Rawlings Hails Mandela
Former President, Flt. Lt. Jerry John Rawlings has described the release of Nelson Mandela from prison in 1990 as one of the most significant moments of the 20th Century.
In a statement to mark the 20th anniversary of Mandela’s release, former President Rawlings said: “This moment not only gave humanity hope, but showed the world what true statesmanship is all about. “After years of oppression by the Apartheid regime and 27 years in jail Nelson Mandela walked out with a message of peace and reconciliation.
President Rawlings called on all people across the world to never forget that momentous historic day, and to celebrate it as a day signalling peace, prosperity and equality. “Political leaders across the globe and particularly in Africa must always take a cue from the sense of perseverance of Mandela and his desire for peace, development and reconciliation in spite of the pain he and his kinsmen endured for decades. “For the continent to develop we must do away with the politics of retribution and nepotism and work to unite our people for development. Mandela was at the forefront of South Africa’s campaign to host the World Cup. Today at age 91 he must be a proud man to see the world’s biggest sporting and social event arrive on the continent for the first time in history.”
President Rawlings concluded by saying, “Nelson Mandela, we salute you on this 20th celebration of your release from prison, and wish you good health and happiness in the days to come.”
Nelson Rolihlahla Mandela was born in Transkei, South Africa on July 18, 1918. He joined the African National Congress in 1944 and was engaged in resistance against the ruling National Party’s apartheid policies after 1948. He went on trial for treason in 1956-1961 and was acquitted in 1961.
After the banning of the ANC in 1960, Nelson Mandela argued for the setting up of a military wing within the ANC. In June 1961, the ANC executive considered his proposal on the use of violent tactics and agreed that those members who wished to involve themselves in Mandela’s campaign would not be stopped from doing so by the ANC. This led to the formation of Umkhonto we Sizwe.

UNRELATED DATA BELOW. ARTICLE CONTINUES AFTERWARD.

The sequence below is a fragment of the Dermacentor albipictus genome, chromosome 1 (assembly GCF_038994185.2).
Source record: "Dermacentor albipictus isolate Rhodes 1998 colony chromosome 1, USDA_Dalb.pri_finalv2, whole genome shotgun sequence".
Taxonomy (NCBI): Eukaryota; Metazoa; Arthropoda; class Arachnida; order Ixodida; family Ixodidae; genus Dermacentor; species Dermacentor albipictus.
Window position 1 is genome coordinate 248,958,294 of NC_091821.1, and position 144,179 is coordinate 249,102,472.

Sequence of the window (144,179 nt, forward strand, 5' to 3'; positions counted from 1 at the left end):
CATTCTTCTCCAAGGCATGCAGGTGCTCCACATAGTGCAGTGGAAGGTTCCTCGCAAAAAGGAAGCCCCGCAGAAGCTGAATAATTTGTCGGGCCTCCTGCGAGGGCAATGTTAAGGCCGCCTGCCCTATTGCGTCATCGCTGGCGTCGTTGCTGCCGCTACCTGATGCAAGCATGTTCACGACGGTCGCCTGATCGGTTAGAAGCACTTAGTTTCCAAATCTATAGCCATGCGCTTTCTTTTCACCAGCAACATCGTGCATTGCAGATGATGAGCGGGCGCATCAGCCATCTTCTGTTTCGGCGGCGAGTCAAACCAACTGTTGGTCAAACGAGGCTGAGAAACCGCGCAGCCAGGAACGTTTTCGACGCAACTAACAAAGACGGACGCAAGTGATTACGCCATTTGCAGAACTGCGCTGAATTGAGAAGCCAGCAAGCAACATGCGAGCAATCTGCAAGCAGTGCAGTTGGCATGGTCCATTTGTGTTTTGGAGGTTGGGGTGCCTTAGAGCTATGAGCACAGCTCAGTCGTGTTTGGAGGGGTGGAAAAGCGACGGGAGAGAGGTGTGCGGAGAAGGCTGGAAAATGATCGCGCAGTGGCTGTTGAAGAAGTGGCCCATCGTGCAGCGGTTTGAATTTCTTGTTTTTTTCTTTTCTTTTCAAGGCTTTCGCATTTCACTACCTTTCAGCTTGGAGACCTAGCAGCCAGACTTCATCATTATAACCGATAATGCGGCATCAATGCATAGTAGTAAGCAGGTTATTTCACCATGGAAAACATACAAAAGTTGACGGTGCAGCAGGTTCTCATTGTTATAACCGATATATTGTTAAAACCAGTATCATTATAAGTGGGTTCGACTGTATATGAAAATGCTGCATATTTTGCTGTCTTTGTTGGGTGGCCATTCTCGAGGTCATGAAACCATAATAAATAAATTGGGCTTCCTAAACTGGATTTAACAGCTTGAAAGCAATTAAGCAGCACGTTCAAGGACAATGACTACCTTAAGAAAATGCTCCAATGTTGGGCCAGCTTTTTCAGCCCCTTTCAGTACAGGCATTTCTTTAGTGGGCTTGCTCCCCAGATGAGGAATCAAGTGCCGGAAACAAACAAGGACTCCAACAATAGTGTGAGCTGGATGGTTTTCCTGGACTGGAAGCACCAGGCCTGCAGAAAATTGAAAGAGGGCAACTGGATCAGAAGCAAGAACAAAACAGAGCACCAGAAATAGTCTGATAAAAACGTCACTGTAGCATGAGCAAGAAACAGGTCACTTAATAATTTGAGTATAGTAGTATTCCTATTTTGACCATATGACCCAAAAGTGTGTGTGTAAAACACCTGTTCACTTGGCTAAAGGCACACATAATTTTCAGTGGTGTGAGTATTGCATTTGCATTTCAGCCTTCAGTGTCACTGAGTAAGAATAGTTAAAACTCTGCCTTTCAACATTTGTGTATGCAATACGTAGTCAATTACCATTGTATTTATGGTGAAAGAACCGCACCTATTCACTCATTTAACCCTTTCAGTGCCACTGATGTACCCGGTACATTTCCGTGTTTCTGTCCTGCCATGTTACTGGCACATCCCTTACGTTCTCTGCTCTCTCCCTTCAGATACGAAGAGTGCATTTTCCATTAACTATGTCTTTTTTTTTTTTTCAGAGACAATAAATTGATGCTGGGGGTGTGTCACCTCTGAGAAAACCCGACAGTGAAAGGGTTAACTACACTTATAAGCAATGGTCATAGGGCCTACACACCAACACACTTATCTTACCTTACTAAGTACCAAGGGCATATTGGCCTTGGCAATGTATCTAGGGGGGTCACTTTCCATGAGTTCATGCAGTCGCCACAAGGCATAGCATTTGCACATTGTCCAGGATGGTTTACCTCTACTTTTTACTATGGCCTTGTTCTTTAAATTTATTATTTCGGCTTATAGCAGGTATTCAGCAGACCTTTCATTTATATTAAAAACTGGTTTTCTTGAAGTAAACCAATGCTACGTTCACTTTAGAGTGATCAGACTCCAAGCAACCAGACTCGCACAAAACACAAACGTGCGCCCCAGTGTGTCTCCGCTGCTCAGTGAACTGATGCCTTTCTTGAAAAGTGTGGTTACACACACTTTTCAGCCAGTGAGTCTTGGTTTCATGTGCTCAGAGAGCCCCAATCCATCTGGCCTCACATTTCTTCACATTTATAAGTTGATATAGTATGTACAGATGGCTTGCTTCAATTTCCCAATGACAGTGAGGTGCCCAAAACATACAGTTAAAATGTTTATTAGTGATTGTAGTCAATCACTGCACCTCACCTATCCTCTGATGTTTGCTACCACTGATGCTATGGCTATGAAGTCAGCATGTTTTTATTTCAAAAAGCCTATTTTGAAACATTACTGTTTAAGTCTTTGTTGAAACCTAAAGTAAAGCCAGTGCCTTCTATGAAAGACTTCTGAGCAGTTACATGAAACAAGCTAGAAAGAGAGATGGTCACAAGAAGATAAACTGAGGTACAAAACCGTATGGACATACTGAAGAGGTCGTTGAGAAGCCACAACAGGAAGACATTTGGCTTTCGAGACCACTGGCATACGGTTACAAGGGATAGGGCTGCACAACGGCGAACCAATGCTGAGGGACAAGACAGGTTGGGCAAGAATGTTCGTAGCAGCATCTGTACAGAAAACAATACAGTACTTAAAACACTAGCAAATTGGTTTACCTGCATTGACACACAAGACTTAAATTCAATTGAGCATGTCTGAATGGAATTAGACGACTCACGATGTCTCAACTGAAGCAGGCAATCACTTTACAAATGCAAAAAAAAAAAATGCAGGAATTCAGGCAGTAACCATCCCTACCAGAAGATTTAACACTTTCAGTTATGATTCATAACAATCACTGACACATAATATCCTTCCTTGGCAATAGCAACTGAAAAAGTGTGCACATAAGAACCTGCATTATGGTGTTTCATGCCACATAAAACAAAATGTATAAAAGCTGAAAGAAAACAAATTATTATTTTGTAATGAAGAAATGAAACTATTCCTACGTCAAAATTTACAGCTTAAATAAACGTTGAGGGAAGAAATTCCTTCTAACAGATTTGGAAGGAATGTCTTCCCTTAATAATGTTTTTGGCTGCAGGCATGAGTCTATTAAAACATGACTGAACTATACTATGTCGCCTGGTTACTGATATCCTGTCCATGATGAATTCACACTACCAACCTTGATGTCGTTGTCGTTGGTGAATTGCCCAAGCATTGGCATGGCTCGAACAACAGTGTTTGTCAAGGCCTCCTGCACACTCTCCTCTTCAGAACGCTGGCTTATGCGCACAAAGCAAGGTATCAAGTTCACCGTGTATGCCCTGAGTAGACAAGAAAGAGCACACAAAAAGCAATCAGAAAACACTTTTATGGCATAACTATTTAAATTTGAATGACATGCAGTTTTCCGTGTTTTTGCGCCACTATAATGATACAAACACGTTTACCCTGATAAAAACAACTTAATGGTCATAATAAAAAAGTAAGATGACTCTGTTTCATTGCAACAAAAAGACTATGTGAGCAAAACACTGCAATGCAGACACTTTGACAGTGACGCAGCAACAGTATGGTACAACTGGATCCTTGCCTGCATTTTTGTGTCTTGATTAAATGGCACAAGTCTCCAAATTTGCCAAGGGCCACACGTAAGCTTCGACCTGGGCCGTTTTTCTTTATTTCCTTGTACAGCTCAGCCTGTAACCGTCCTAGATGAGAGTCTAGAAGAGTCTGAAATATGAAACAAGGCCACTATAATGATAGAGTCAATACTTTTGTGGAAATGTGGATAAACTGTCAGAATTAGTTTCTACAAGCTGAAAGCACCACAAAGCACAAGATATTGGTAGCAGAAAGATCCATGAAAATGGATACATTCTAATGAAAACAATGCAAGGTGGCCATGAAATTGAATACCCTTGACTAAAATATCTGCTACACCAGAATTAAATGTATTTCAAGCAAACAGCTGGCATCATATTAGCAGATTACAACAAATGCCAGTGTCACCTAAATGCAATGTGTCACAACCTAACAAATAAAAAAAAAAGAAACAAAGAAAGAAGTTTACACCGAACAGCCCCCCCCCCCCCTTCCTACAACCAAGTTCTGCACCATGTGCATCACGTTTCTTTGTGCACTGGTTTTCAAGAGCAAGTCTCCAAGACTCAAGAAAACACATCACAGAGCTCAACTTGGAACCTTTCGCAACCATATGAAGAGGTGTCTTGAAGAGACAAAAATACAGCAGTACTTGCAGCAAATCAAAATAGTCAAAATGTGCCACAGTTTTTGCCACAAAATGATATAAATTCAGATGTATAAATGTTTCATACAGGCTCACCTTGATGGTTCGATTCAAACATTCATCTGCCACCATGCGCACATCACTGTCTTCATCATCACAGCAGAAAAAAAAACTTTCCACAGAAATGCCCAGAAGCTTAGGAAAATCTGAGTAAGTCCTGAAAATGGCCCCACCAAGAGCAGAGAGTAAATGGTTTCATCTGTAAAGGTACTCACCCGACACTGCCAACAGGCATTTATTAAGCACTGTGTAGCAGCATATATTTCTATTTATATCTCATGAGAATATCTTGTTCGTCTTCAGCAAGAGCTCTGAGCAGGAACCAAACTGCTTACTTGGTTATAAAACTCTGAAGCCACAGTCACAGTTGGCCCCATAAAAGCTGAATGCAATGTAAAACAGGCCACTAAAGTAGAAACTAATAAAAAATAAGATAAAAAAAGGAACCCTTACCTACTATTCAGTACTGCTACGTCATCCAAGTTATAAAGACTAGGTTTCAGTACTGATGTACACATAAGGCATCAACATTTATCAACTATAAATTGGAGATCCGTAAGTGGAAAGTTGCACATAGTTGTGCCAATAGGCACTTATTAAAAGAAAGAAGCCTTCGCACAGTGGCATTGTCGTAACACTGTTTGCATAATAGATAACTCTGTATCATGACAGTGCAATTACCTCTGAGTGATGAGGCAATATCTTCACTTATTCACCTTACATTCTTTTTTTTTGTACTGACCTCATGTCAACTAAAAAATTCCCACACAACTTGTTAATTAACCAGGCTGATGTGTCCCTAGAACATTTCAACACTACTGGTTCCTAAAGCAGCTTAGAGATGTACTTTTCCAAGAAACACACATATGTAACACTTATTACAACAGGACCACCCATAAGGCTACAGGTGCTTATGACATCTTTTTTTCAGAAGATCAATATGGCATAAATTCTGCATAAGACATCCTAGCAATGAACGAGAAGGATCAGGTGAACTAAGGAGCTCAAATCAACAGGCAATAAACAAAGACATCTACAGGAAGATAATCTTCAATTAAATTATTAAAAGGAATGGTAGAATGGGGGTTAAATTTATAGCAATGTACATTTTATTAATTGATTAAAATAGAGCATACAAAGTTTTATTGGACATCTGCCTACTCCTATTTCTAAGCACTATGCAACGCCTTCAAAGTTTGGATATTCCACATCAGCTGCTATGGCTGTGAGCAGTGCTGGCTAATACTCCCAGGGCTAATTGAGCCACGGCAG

Mandela was arrested in 1962 and sentenced to five years’ imprisonment with hard labour. In 1963, when many fellow leaders of the ANC and the Umkhonto we Sizwe were arrested, Mandela was brought to stand trial with them for plotting to overthrow the government by violence. His statement from the dock received considerable international publicity. On June 12, 1964, eight of the accused, including Mandela, were sentenced to life imprisonment. From 1964 to 1982, he was incarcerated at Robben Island Prison, off Cape Town; thereafter, he was at Pollsmoor Prison, nearby on the mainland.
During his years in prison, Nelson Mandela’s reputation grew steadily. He was widely accepted as the most significant black leader in South Africa and became a potent symbol of resistance as the anti-apartheid movement gathered strength. He consistently refused to compromise his political position to obtain his freedom.
After his release, he plunged himself wholeheartedly into his life’s work, striving to attain the goals he and others had set out almost four decades earlier. In 1991, at the first national conference of the ANC held inside South Africa after the organization had been banned in 1960, Mandela was elected President of the ANC while his lifelong friend and colleague, Oliver Tambo, became the organisation’s National Chairperson.